Pontus Boman became the CEO of Bergman & Beving AB (publ) (STO:BERG B) in 2017. This report will, first, examine the CEO compensation levels in comparison to CEO compensation at companies of similar size. Then we’ll look at a snap shot of the business growth. And finally we will reflect on how common stockholders have fared in the last few years, as a secondary measure of performance. This method should give us information to assess how appropriately the company pays the CEO.
How Does Pontus Boman’s Compensation Compare With Similar Sized Companies?
Our data indicates that Bergman & Beving AB (publ) is worth kr1.8b, and total annual CEO compensation was reported as kr5.4m for the year to March 2019. We think total compensation is more important but we note that the CEO salary is lower, at kr3.8m. When we examined a selection of companies with market caps ranging from kr952m to kr3.8b, we found the median CEO total compensation was kr4.5m.
That means Pontus Boman receives fairly typical remuneration for the CEO of a company that size. While this data point isn’t particularly informative alone, it gains more meaning when considered with business performance.
The graphic below shows how CEO compensation at Bergman & Beving has changed from year to year.
Is Bergman & Beving AB (publ) Growing?
Bergman & Beving AB (publ) has reduced its earnings per share by an average of 9.7% a year, over the last three years (measured with a line of best fit). It achieved revenue growth of 2.0% over the last year.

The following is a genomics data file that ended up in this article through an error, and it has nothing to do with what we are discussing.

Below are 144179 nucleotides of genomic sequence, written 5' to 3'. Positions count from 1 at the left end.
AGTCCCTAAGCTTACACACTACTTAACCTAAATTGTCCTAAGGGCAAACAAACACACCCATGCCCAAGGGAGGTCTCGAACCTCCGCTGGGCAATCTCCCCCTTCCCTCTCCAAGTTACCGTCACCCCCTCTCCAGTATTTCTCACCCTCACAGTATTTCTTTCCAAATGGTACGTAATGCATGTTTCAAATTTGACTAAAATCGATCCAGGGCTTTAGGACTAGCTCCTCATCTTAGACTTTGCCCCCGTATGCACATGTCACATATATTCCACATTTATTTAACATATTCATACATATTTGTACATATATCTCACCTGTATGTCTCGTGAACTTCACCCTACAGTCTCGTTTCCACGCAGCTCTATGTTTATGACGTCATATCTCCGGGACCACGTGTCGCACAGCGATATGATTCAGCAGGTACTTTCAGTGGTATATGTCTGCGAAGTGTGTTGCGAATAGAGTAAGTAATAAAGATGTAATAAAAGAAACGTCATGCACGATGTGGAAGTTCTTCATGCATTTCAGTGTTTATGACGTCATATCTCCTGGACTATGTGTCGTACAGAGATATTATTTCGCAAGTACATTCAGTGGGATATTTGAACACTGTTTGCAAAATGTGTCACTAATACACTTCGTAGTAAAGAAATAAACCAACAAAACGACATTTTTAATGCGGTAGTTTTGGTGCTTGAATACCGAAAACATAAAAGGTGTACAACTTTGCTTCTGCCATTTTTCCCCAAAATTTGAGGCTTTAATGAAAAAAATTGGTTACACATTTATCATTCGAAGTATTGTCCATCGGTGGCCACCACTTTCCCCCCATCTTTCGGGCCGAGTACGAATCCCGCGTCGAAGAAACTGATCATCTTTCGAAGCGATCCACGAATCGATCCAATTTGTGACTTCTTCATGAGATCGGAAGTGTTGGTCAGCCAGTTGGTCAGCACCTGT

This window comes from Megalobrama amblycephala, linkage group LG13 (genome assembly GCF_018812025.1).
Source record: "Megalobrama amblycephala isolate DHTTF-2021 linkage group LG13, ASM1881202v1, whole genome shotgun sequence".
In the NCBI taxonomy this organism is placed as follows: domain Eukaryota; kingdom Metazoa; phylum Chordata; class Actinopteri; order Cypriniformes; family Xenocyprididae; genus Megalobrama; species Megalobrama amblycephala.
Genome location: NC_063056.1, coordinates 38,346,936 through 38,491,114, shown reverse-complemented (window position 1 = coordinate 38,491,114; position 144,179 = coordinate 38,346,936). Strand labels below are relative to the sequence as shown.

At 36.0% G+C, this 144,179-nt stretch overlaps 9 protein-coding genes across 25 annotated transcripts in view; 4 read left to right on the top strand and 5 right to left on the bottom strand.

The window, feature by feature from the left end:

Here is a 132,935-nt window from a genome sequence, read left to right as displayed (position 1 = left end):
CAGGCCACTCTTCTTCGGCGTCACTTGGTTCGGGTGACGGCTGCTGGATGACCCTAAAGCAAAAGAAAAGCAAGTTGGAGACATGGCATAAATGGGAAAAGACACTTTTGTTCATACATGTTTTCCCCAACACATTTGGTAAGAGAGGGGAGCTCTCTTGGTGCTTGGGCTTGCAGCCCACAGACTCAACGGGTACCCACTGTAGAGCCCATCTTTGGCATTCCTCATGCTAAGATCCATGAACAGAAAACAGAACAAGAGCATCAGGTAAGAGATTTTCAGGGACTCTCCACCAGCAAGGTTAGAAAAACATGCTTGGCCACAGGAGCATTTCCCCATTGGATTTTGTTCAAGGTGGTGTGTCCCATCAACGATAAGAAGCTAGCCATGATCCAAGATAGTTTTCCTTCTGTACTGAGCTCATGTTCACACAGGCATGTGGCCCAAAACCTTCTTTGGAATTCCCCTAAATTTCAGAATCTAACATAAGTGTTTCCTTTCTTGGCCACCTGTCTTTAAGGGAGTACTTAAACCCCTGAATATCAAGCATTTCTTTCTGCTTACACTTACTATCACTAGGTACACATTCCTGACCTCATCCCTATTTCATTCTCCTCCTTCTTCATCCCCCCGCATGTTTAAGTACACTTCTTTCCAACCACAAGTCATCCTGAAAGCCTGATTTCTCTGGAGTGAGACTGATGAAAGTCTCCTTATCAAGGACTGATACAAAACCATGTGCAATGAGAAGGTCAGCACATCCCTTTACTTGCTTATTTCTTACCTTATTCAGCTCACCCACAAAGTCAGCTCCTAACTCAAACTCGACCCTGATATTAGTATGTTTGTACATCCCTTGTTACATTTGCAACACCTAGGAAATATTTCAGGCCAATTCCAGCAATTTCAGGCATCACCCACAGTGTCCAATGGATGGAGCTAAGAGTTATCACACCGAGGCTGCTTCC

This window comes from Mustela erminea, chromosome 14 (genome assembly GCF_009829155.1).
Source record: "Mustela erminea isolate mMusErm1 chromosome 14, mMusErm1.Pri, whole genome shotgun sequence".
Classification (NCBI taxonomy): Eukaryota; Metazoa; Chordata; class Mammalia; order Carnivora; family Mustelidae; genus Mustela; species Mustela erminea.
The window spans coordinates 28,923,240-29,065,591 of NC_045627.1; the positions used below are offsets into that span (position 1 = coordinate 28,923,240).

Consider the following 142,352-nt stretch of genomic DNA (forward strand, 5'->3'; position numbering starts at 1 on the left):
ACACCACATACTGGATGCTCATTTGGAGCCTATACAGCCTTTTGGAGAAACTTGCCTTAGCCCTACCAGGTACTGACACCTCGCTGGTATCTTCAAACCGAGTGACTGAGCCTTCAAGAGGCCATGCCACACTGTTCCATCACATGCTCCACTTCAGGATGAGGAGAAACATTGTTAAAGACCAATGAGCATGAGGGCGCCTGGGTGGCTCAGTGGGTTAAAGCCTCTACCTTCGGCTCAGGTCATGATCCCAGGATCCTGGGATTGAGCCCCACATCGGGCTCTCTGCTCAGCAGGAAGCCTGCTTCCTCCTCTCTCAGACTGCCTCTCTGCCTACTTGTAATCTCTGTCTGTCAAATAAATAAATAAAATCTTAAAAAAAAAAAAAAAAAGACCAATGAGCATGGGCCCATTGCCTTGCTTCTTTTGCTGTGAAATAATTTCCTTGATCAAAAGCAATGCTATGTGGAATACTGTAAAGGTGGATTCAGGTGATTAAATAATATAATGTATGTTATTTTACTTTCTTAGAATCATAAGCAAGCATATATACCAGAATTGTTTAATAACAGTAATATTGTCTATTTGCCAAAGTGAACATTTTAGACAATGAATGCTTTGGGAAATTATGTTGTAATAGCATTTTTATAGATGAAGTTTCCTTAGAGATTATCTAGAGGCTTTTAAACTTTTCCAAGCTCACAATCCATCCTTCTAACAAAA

Sadly for shareholders, earnings per share are actually down, over three years. The fairly low revenue growth fails to impress given that the earnings per share is down. So given this relatively weak performance, shareholders would probably not want to see high compensation for the CEO. Shareholders might be interested in this free visualization of analyst forecasts.
Has Bergman & Beving AB (publ) Been A Good Investment?
Given the total loss of 45% over three years, many shareholders in Bergman & Beving AB (publ) are probably rather dissatisfied, to say the least. So shareholders would probably think the company shouldn’t be too generous with CEO compensation.
Pontus Boman is paid around what is normal for the leaders of comparable size companies.
After looking at EPS and total shareholder returns, it’s certainly hard to argue the company has performed well, since both metrics are down. Few would argue that it’s wise for the company to pay any more, before returns improve. On another note, we’ve spotted 3 warning signs for Bergman & Beving that investors should look into moving forward.
Of course, you might find a fantastic investment by looking elsewhere. So take a peek at this free list of interesting companies.
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